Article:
7 Conclusion

The work described in this study focused on making Green ICT more practical for organisations as well as identify potential bottlenecks for the adoption of Green ICT. Often organisations know they need to make their data center more energy efficient by turning up the heat or thinking carefully about how they cool their equipment but they do not look beyond the data center. For Green ICT to be truly effective, organisations need to know how they can both reduce the environmental footprint of their ICT equipment as well as how to use their ICT equipment to help reduce the footprint of their other business activities. The SURF Green ICT Maturity Model is designed to address exact this issue.

We wanted to know whether the SGIMM does in practice what it is designed for. We illustrated this through a field study that followed four organisations which used to maturity model to gain insight in where they stand as well as to get inspired to take action. By using the model not only to get an overall impression of the maturity model Green ICT, but also to discuss the results with participants in an evaluation session, the value of the maturity model was clear to the participants. Both individuals and organisations as a whole, were very positive on the use of the maturity model. It increased awareness, inspired to take action and was insightful. A model such as the SGIMM can be used to benchmark amongst organisations, and become a standard way of measuring and addressing Green ICT.

We also found that the results of a maturity scan can be used to identify potential bottlenecks for the adoption of Green ICT. By combining the SGIMM with the G-readiness model [19] it was possible to see whether organisations were ready in terms of attitude, policy, practice, technology and governance.


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A. Hankel is product manager and project manager at SURFnet, the Dutch National Research and Education Network, and worked on sustainability projects since 2009. These projects range from auditing the energy use of the SURFnet network and office; publishing white papers and guides on Green ICT; to stimulating Green ICT communities. In 2012 he joined the GÉANT Green Team where he collaborates on Green ICT projects with other NRENs in Europe. Albert started working at SURFnet in 2007 after obtaining his Master of Science degree in Artificial Intelligence at the University of Groningen. He is currently pursuing a Ph.D. at the VU University Amsterdam on Green ICT and how organisations can make use of Green ICT. In his research he developed the SURF Green ICT Maturity Model which is designed in such a way that organisations can efficiently assess their current use of Green ICT and generate suggestions for improvements.


G. Heimeriks is Assistant Professor at the Department of Innovation Studies, Copernicus Institute, Utrecht University. An interdisciplinary academic by choice, Heimeriks’ efforts focus on understanding the complex dynamics arising from the co-evolution of knowledge, economy and societal institutions. He has many years of experience as a researcher and policy adviser on science, technology and innovation. A common theme in his work is the understanding and governance of scientific, technological and social change in the knowledge society. He has published on topics such as the evolution of knowledge, foresight, ICT methodologies, indicators, new modes of knowledge production and research policy. Gaston Heimeriks has a background in biochemistry (M.Sc.) and in science and technology studies (M.A.) He previously worked as a researcher at the University of Amsterdam and the Dutch Royal Academy of Sciences on European projects dealing with the influence of ICT on the development of the science-technology-economy system. His research resulted in a Ph.D. at the University of Amsterdam in 2005. Gaston also worked at the Institute for Prospective Technological Studies (IPTS) in Seville, one of the seven scientific institutes of the European Commission’s Joint Research Centre, for the Dutch Advisory Council for Science and Technology Policy (AWT) and as a senior researcher at STePS Twente.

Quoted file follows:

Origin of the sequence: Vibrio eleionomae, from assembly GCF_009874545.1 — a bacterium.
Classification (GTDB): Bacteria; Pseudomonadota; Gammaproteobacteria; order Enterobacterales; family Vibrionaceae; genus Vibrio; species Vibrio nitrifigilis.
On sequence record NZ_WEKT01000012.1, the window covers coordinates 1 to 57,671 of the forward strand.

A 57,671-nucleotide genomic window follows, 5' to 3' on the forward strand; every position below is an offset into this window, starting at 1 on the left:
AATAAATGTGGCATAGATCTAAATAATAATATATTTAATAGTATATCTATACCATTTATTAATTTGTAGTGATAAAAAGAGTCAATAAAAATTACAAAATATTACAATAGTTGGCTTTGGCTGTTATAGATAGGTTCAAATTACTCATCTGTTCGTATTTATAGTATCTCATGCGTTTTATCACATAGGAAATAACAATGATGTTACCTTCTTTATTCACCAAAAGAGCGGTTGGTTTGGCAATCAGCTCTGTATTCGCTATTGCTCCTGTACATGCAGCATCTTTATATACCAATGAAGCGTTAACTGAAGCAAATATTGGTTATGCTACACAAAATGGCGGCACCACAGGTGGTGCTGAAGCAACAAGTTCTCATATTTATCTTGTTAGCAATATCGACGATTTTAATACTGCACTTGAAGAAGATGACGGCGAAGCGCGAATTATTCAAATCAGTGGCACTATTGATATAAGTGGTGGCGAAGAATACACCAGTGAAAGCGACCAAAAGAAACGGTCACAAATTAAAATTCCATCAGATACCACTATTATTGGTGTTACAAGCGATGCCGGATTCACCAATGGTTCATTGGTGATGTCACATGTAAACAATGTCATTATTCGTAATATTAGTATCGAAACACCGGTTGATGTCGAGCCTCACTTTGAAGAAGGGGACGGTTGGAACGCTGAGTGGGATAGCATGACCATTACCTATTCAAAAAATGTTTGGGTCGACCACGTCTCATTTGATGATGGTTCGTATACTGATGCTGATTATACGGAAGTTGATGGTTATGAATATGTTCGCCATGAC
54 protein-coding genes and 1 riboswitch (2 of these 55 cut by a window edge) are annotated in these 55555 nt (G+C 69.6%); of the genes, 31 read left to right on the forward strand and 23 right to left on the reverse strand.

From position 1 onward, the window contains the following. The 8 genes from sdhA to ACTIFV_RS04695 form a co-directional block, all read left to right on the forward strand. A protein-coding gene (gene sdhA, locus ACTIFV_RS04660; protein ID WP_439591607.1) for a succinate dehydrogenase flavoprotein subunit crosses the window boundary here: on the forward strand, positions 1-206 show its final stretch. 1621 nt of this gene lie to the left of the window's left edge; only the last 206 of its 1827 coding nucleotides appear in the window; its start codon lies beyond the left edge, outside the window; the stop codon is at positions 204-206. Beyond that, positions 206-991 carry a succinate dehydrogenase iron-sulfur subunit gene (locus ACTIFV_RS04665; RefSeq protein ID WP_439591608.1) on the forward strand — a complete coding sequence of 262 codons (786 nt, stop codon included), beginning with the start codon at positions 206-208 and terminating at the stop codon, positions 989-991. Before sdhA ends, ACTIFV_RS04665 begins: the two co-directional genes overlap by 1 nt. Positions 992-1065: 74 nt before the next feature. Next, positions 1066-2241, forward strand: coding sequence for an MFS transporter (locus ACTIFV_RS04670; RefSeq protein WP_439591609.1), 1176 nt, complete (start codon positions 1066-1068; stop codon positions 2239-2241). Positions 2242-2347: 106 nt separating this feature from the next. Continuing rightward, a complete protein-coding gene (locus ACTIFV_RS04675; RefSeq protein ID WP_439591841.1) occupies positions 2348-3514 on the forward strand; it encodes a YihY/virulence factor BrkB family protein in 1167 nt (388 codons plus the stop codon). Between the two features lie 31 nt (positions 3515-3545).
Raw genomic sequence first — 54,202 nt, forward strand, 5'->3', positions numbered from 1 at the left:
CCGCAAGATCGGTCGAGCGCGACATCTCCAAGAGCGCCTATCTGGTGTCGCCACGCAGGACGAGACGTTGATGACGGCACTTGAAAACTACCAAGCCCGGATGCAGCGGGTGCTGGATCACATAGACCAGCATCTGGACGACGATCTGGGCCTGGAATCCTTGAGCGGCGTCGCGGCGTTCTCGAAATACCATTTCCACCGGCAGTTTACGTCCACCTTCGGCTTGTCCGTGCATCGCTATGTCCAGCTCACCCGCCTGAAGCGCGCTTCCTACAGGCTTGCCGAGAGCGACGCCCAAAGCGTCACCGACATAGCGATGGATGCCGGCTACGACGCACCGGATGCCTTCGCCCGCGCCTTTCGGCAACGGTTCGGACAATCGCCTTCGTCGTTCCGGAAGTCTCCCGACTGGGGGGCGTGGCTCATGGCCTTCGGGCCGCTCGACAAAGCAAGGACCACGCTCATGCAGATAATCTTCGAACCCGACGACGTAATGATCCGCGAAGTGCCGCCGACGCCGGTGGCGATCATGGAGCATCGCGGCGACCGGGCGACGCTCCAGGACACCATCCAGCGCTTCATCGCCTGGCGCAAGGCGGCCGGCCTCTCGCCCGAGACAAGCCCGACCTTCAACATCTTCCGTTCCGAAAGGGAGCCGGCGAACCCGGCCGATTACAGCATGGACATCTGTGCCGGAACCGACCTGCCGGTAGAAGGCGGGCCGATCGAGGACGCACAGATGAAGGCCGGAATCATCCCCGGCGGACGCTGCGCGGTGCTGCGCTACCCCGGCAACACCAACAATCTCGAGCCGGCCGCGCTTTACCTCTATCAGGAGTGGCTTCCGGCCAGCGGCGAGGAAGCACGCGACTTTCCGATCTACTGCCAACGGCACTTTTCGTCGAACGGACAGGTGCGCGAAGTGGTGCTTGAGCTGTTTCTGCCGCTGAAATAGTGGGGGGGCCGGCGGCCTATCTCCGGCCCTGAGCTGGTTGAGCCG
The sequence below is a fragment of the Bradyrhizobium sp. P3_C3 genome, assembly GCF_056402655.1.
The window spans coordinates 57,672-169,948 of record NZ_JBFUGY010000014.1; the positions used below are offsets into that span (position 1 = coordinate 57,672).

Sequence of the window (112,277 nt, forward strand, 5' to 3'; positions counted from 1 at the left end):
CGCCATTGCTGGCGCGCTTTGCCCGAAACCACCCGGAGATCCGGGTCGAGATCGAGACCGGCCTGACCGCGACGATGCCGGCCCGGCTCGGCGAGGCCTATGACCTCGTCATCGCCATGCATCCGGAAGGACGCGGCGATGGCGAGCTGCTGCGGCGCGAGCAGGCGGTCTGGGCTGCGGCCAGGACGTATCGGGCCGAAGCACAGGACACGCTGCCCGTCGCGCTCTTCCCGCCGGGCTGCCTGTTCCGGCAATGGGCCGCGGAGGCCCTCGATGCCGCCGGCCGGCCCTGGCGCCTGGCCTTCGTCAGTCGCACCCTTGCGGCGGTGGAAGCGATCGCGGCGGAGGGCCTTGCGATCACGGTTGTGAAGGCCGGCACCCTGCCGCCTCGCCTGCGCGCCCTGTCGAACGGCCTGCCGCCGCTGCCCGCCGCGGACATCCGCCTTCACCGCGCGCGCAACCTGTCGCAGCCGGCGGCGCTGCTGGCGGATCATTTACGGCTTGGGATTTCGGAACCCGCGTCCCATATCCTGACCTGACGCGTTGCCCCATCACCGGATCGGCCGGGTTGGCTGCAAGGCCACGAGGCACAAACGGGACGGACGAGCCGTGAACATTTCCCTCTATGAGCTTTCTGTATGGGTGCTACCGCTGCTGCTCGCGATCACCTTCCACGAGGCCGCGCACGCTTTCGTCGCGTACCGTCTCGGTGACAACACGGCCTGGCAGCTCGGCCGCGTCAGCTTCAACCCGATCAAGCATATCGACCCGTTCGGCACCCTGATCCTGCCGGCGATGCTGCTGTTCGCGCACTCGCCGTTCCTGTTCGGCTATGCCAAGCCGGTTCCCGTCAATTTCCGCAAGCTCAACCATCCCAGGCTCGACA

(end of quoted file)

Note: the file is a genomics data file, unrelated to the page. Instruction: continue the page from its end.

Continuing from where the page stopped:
P. Lago is professor at the Vrije Universiteit Amsterdam, the Netherlands, where she leads the Software and Services research group in the Computer Science Department. Her passion in research is to create software engineering knowledge that makes software better, smarter, and more sustainable. Her philosophy is that research should be industrial-relevant and serve the final purpose of being applied in practice. To this end, her research specifically focuses on the ‘real’ needs of practice by establishing collaboration with partners from both private and public sectors. She has a Ph.D. in Control and Computer Engineering from Politecnico di Torino and a Master in Computer Science from the University of Pisa, both in Italy. She is member of the Steering Committees of IEEE/IFIP ICSA, ECSA and the ICT4S conference series, member of the IFIP 2.10 Working group on Software Architecture, the IFIP 2.14 Working group on Services-based Systems, and the Dutch Knowledge Network on Green Software. She has published in all major conferences and journals of her field. Her research and teaching are about software architecture, software design and modeling, software quality assessment and software sustainability. She is initiator and coordinator of the Computer Science Master Track in Software Engineering and Green IT. She co-founded the Green Lab, a place where researchers, students and companies collaborate to measure the energy footprint of software solutions. More information online at and



1 Introduction

2 Related Work

2.1 On Green ICT Maturity Models

2.2 On Green ICT Adoption

3 SURF Green ICT Maturity Model (SGIMM)

4 Method of Field Study

4.1 Data Collection



4.2 Method of Analysis

5 Results

5.1 Results from the Maturity Scan and Questionnaire

5.2 Readiness to Adopt Green ICT

6 Discussion

7 Conclusion